Seductive and thoughful

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I was lured into this novel like a child following a candy trail into the dark woods. Vo imagines a glamorous and monstrous version of 1930s Hollywood, where aspiring actors make Faustian bargains with smiling devils and casting directors ravage the sky with the Wild Hunt while girls with cow tails and boys with magic fizzing in their blood claw and scrape for the privilege of adding a star to the sky. What, this story asks, makes a monster? And, in the end, what is so bad about being monstrous if it is synonymous with cherishing the things about yourself that are built on love and truth? I am reminded of a line from the TV show Black Sails: "Everyone is a monster to someone." In learning to embrace the aspects of her culture, sexuality, and personality that 1930s society deemed "monstrous", our protagonist is able to exist and create art that defies convention and plants a kernel of hope in an environment of injustice.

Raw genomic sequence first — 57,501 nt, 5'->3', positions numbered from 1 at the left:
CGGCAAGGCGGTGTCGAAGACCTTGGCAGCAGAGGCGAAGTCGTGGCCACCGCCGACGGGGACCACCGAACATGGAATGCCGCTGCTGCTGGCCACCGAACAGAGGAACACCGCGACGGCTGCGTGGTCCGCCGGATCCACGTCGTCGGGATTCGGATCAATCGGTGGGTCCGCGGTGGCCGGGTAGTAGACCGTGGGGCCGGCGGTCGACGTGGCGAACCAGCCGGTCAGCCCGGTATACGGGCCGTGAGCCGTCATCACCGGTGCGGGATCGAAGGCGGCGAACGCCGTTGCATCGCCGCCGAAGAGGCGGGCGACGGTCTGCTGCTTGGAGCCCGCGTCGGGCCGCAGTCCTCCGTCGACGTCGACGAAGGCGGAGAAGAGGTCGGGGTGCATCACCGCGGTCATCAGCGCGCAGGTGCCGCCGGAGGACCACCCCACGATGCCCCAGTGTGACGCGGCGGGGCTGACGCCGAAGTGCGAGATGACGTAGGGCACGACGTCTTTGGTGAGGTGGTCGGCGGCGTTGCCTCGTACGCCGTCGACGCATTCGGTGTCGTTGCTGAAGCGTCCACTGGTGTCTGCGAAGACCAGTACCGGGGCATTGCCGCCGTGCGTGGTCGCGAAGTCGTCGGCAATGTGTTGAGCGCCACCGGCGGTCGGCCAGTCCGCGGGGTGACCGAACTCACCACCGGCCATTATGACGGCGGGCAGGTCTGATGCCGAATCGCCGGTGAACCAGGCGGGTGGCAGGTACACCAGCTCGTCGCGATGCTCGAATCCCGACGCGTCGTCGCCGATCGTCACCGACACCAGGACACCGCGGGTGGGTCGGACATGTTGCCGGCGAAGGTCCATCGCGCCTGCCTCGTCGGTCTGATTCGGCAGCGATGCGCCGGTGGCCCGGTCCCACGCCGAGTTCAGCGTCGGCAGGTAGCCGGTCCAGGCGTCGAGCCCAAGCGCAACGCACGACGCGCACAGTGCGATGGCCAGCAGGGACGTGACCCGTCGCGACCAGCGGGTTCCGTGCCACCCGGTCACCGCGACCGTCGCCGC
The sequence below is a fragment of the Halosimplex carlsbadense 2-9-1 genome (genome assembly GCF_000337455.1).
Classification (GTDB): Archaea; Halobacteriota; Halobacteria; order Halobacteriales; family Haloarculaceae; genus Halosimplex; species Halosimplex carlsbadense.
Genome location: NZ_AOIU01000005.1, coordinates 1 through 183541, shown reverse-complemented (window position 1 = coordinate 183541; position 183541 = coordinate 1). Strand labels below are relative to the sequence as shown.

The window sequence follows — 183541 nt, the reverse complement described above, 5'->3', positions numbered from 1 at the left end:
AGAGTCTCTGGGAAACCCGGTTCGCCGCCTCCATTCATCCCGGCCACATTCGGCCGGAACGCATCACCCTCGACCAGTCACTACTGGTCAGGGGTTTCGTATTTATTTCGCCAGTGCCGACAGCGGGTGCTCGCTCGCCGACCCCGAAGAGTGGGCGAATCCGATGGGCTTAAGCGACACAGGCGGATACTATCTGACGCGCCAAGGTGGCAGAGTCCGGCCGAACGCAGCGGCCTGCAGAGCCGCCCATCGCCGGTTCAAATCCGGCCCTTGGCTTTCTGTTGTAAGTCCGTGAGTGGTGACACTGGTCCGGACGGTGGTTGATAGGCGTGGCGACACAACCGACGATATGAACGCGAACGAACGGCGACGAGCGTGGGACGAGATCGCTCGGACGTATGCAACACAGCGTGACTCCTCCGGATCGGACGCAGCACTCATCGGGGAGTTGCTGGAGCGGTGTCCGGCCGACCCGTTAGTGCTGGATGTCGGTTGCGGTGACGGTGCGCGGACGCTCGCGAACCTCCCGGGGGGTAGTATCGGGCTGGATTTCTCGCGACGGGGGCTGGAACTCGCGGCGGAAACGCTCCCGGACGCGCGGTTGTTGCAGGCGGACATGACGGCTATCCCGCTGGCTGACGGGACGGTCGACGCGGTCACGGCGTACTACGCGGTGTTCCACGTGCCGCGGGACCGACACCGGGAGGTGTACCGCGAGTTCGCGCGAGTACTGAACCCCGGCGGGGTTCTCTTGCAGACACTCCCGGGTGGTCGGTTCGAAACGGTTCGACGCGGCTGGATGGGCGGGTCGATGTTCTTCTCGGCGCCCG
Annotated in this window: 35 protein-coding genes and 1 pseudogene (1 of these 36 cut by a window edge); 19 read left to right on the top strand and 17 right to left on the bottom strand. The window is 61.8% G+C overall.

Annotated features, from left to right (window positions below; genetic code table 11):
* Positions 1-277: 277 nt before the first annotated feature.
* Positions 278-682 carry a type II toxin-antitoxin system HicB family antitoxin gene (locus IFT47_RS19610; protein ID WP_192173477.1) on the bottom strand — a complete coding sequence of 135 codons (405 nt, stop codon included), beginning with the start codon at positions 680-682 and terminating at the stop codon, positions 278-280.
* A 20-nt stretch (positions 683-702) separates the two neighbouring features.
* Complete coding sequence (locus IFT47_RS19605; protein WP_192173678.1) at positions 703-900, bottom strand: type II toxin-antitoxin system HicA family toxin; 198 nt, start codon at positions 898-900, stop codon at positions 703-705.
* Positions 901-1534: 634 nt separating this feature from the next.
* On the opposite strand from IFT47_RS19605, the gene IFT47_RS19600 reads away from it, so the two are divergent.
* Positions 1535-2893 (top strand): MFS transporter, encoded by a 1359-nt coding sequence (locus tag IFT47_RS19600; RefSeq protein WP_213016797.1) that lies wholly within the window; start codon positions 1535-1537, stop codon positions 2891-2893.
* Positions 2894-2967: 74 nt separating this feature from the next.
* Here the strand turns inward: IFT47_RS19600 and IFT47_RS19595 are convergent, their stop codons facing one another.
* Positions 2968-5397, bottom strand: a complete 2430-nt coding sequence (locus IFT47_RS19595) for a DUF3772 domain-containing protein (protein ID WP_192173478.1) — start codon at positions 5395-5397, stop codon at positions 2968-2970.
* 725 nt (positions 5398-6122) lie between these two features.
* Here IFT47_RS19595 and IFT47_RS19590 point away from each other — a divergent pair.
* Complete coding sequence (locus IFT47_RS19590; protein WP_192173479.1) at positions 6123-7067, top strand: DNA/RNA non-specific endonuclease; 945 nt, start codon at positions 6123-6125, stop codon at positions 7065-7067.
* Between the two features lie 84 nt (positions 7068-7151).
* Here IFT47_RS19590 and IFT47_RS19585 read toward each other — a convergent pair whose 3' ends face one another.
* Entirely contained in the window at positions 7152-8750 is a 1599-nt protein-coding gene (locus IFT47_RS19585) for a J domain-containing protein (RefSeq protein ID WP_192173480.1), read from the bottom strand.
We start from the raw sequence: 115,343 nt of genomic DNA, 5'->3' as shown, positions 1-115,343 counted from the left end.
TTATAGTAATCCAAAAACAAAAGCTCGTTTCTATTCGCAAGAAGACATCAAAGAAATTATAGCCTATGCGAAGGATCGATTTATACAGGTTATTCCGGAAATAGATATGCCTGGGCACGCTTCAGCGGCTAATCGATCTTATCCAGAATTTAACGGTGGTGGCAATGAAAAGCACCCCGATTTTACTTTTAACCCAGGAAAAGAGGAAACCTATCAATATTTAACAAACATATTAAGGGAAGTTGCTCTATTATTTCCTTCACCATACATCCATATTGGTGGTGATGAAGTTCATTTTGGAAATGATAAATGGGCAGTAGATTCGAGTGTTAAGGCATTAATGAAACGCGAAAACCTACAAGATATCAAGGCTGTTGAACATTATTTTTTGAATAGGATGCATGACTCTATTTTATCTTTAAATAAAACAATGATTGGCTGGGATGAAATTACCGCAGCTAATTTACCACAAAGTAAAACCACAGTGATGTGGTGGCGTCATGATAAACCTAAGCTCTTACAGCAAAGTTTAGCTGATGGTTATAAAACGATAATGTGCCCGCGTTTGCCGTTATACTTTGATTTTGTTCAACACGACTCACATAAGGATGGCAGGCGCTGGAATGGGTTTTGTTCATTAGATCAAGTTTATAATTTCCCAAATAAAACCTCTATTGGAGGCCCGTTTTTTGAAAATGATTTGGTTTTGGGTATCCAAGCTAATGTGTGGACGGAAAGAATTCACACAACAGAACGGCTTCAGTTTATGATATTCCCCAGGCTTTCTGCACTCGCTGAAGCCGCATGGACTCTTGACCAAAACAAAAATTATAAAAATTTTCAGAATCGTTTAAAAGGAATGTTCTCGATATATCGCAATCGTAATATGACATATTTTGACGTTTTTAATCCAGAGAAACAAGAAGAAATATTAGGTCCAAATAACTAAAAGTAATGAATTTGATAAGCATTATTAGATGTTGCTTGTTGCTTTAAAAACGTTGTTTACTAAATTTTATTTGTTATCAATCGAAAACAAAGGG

This novel is luminous and ethereal but also firmly grounded in real-world issues of racism and homophobia in creative industries. Our protagonist, her name stolen and rebranded as Luli Wei, comes from a family of Chinese immigrants and must simultaneously face down racist Hollywood typecasting, predatory directors, and actual beasts lurking in the dark edges of the studio to preserve her identity in a place that wants to suck away her life and replace her with a pretty, palatable lie. As much as this is a dark fairy tale, it is also a love letter to the early Hollywood stars of color who fought down insurmountable odds to become beacons of hope and resilience, and the unfair pressure they faced to represent not only themselves but their communities to the world